Doggin’ The Big City
New York City (Central Park).
How many people do you reckon visit your local park where you hike with your dog every day? 100? 200? If a thousand people a day visit your park every day that would be 365,000 park users a year.
Imagine if your park got 25 million visitors every year.
That's how many people go to New York's Central Park every year. It is the most visited park in the United States. And that's only the two-legged count. So what can you expect if you take your dog to America's most popular park? Everyone knows Central Park but if you have never walked through its 843 acres chances are your image of what it looks like is wrong. Are you picturing rock outcroppings? Rolling hills? Waterfalls in dense woodlands? It's all part of Central Park.
The park covers 6% of the entire island of Manhattan. It would take the better part of a week to cover all 58 miles of footpaths that would take you past 9000 benches and across 36 individually designed bridges. The park is studded with 26,000 trees and a good part of its acreage is under the water of 14 lakes and ponds. And the genius of Central Park is that every inch of it was crafted not by nature but the hand of man. This naturalistic appearance is the design of architects Frederick Law Olmstedand Calvert Vaux exactly 150 years ago.
As improbable as it may seem, even with a typical 70,000 visitors in a day it is possible to hike in relative solitude with your dog in Central Park. The two best places to disappear with your dog are The Rambles in the center of the park where many twisting paths intersect under a tangle of trees and hillocks and in the rugged northern end around Great Hill and the Ravine. Although your dog is not allowed to swim in any of the lakes, ponds or fountains here you can find some doggie splashing on a hot day, including a waterfall in the stream.
Your dog will be trotting on surfaces that range from asphalt to wood chip to dirt and even a bit of paw-friendly grass in the Wildflower Meadow. Dogs are also allowed to share the bridle paths int he park. Best yet, dogs can hike with you off-leash between the hours of 9:00 p.m. and 9:00 a.m. During the day you will find groups of dog owners congregating with dogs romping off-leash in places like the Great Lawn and elsewhere keep a leash in hand if you are asked to tether your dog.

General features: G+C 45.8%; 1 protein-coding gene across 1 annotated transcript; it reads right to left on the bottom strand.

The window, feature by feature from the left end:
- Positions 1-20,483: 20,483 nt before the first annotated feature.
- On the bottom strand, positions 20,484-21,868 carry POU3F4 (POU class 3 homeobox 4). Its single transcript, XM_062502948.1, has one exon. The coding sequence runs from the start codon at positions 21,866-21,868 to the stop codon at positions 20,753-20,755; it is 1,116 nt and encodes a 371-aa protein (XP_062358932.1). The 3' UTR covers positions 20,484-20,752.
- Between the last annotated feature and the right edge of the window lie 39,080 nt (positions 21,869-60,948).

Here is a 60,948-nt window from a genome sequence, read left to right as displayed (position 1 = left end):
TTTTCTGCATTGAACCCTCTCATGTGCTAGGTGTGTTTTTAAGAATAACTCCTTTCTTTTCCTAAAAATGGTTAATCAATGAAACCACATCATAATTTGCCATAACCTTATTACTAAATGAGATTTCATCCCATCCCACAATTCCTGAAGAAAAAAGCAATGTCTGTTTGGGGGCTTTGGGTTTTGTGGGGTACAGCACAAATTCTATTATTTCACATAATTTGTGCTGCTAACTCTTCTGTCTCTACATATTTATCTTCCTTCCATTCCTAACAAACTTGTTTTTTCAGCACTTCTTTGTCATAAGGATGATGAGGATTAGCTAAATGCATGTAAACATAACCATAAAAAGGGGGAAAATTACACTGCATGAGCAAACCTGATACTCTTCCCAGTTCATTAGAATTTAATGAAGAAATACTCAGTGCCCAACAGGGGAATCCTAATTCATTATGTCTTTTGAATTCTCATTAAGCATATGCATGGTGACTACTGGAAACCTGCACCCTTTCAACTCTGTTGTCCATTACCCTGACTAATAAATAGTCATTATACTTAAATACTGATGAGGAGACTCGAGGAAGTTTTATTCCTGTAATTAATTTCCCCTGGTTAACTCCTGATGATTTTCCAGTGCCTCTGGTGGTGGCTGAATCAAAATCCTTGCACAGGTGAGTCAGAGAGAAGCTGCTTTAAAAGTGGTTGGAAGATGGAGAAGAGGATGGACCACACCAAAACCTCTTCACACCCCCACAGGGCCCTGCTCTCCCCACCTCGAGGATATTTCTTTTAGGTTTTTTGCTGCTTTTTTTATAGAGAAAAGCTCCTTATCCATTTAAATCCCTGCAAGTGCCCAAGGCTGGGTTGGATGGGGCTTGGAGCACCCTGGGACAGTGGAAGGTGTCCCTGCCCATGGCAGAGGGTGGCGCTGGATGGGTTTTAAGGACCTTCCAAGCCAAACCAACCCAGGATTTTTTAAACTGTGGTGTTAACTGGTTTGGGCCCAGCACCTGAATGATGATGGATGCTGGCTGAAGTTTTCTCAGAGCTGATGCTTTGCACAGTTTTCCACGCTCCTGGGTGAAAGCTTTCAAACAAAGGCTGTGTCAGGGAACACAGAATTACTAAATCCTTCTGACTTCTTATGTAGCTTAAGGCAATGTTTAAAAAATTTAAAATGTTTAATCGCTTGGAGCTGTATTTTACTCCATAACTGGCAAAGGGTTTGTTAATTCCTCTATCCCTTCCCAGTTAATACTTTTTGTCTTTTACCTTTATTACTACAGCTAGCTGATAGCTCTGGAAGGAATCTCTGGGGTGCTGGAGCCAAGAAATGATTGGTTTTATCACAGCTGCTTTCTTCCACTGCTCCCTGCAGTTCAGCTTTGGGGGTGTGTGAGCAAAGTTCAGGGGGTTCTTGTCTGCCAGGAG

One must-see in Central Park for your dog is the bronze sculpture of Balto, dedicated to the sled dogs that drove over 1,000 Alaskan winter miles to deliver medicines to stop a diptheria epidemic in Nome, an epic journey that inspired today's great Iditarod Sled Dog Race. One of 29 sculptures in the park, Balto can be found on a rock outcropping on the main path leading north from the Tisch Children's Zoo.
Philadelphia (Fairmount Park).
America’s first public park began with 5 acres in 1812. Today, Fairmount Park is the largest contiguous landscaped municipal park in the world with nearly 9,000 acres. It is the bucolic home to an estimated 2,500,000 trees. There are an estimated 215 miles of trails running somewhere through the park that was the site for great 1876 Centennial Exposition, the first World’s Fair ever held in the United States.
The Andorra Natural Area, at the park’s northern boundary with Montgomery County, evolved from a 19th century private nursery. Ownership of the property dates to 1840 when Richard Wistar named it “Andorra” from a Moorish word meaning “hills covered with trees.” One of those trees - a massive sycamore - grew right through an enclosed porch in the house of the nursery’s chief plant propagator. The weakening sycamore was cut down in 1981 but the Tree House survives as the Andorra Visitor Center.
The main trail at Andorra is a 20-station Nature Hike. There are also a dozen other named trails that branch off this loop. The Forbidden Drivebegins its 7-mile journey along the Wissahickon Creek to the Schuylkill River here. So named when it was closed to automobiles in the 1920s, your outing on the Forbidden Drive can be shortened by several bridges across the Wissahickon. The swimming in the creek for your dog is excellent with many access points. A natural dirt trail rolls along the opposite bank to create hiking loops.
For those seeking a communal dog walking experience, the bustling Forbidden Drive is the place. Those in search of solitary contemplation can take to the hillside trails of the Wissahickon Gorge, although watch out for mountain bikes. These narrow ribbons of dirt crossing the hillsides are a dog’s delight time and again.
In 1855, a hotel entrepreneur built a new inn on Rex Avenue. To draw attention to his hostelry he constructed an Indian from old barn boards and propped it up on top of a rock overlooking the Gorge. In 1902, when the Indian Rock Hotel was long gone but with the silhouette still there, artist Massey Rhind was commissioned to make a representation of a “Delaware Indian, looking west to where his people have gone.” The kneeling warrior has gazed up the Wissahickon Gorge ever since. A switchback trail leads to the Indian Statue where you can get close enough to pat his knee. And take in a breathtaking view.